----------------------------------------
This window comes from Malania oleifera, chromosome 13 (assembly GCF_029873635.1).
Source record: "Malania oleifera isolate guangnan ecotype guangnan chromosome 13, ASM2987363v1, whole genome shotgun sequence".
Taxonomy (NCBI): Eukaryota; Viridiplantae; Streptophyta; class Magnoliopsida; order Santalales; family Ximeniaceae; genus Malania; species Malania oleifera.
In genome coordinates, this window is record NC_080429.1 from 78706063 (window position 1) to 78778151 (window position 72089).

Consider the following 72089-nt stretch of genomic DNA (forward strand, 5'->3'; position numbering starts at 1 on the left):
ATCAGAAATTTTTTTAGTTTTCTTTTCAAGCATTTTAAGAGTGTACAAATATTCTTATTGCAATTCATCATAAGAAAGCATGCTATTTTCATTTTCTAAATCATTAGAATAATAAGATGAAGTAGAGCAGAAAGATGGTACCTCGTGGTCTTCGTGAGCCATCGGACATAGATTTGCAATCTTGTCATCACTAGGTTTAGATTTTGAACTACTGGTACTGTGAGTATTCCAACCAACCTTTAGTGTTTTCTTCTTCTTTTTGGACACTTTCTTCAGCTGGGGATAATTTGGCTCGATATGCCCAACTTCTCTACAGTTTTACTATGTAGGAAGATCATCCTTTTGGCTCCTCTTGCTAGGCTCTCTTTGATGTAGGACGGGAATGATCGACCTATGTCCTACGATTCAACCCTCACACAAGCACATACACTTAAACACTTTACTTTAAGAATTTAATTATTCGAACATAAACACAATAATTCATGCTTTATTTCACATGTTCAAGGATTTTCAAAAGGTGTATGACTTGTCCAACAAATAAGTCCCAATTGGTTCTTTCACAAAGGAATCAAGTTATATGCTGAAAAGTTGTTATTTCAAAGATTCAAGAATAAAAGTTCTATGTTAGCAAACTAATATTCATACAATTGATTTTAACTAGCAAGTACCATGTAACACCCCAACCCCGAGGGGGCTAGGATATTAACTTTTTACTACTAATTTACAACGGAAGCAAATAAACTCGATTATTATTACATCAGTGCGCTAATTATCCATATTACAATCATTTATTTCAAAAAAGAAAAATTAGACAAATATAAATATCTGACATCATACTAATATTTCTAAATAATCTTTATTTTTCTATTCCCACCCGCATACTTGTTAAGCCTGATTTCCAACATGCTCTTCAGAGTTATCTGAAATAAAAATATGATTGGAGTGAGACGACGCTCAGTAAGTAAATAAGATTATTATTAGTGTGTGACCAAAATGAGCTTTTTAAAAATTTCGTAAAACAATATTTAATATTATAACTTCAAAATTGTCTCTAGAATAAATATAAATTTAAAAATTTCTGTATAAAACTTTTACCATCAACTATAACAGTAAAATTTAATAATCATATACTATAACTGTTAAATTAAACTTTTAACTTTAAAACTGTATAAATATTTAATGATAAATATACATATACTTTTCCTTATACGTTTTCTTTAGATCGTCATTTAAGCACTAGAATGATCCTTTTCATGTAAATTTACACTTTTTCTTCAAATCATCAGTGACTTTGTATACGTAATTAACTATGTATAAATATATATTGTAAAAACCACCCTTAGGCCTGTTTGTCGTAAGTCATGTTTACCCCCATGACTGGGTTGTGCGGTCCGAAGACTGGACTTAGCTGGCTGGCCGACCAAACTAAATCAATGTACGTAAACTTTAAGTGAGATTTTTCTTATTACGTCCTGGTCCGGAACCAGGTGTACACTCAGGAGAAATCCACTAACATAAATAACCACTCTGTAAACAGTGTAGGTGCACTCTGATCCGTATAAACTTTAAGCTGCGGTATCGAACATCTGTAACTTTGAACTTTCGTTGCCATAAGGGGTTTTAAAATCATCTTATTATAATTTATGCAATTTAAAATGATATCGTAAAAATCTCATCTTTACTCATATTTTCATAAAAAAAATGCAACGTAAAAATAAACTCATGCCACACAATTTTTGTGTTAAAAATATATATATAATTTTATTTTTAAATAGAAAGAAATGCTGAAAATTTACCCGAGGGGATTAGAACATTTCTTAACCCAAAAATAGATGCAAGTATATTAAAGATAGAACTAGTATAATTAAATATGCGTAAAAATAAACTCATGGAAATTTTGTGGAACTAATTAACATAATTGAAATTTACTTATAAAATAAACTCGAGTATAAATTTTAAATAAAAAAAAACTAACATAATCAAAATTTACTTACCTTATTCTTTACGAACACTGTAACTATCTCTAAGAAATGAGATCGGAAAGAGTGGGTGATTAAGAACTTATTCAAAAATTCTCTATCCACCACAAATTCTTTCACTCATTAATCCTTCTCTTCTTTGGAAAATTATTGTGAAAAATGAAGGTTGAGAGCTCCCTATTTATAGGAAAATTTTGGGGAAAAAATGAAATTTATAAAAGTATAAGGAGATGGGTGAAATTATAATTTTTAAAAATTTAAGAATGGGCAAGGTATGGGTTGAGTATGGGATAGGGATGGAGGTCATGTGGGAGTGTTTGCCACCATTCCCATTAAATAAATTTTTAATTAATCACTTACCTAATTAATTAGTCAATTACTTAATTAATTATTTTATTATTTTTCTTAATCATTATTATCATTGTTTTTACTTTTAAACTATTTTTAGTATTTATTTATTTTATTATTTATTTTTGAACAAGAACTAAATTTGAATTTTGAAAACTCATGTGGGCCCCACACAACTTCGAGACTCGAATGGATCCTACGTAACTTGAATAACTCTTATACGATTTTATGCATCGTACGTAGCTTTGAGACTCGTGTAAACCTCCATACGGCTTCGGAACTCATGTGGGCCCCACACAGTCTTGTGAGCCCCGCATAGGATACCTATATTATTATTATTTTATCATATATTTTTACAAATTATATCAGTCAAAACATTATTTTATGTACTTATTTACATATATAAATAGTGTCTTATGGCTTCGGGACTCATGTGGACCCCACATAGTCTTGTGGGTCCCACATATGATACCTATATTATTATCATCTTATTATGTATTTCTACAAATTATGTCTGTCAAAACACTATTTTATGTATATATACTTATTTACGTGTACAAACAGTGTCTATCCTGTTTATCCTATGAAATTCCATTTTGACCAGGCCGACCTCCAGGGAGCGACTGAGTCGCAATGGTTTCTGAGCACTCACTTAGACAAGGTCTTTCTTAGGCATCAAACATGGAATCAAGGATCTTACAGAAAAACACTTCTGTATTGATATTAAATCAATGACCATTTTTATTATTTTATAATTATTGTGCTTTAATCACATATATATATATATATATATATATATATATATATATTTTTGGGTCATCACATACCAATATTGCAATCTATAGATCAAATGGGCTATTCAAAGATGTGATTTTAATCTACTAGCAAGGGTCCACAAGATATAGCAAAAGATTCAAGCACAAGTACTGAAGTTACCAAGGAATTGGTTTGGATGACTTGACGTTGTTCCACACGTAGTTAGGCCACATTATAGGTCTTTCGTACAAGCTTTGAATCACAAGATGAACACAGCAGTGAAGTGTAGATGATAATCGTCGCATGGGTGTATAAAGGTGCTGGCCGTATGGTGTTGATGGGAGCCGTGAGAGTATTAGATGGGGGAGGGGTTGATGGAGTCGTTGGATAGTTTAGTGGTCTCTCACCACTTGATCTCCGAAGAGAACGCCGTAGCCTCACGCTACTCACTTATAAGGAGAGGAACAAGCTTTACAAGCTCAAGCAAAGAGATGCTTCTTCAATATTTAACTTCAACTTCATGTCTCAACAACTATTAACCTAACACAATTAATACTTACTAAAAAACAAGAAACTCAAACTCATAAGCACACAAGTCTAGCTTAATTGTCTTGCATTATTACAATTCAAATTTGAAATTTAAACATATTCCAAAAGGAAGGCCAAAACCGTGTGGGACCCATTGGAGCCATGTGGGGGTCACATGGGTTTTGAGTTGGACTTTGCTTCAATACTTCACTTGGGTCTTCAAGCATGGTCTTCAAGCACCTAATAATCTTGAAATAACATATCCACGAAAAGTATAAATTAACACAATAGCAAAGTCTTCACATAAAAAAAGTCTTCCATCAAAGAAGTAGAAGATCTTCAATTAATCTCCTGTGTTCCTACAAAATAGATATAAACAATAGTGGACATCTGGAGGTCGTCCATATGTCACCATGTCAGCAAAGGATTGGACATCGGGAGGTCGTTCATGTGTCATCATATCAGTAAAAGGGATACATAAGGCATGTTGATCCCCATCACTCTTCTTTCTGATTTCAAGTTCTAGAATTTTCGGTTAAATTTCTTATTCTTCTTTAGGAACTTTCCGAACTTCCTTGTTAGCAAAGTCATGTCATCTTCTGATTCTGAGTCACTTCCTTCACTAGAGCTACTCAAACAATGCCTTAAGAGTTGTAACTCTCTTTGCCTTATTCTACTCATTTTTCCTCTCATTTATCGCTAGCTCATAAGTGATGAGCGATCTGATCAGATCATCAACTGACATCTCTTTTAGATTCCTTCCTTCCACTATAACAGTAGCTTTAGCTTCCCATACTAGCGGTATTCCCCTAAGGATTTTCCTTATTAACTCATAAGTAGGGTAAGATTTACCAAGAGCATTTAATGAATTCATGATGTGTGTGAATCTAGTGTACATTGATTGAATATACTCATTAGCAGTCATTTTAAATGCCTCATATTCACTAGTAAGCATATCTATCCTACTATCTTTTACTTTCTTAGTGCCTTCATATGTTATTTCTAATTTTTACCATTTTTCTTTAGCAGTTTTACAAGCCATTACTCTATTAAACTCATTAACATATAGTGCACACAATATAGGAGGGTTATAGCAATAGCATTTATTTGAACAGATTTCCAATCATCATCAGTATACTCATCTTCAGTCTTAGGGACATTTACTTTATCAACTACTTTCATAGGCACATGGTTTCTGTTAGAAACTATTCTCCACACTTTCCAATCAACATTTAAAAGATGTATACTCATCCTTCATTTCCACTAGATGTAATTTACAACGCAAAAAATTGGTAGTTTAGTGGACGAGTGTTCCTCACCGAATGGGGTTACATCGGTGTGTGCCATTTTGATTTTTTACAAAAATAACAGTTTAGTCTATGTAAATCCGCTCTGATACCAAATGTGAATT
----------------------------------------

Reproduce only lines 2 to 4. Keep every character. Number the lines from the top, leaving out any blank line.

Source record: "Malania oleifera isolate guangnan ecotype guangnan chromosome 13, ASM2987363v1, whole genome shotgun sequence".
Taxonomy (NCBI): Eukaryota; Viridiplantae; Streptophyta; class Magnoliopsida; order Santalales; family Ximeniaceae; genus Malania; species Malania oleifera.
In genome coordinates, this window is record NC_080429.1 from 78706063 (window position 1) to 78778151 (window position 72089).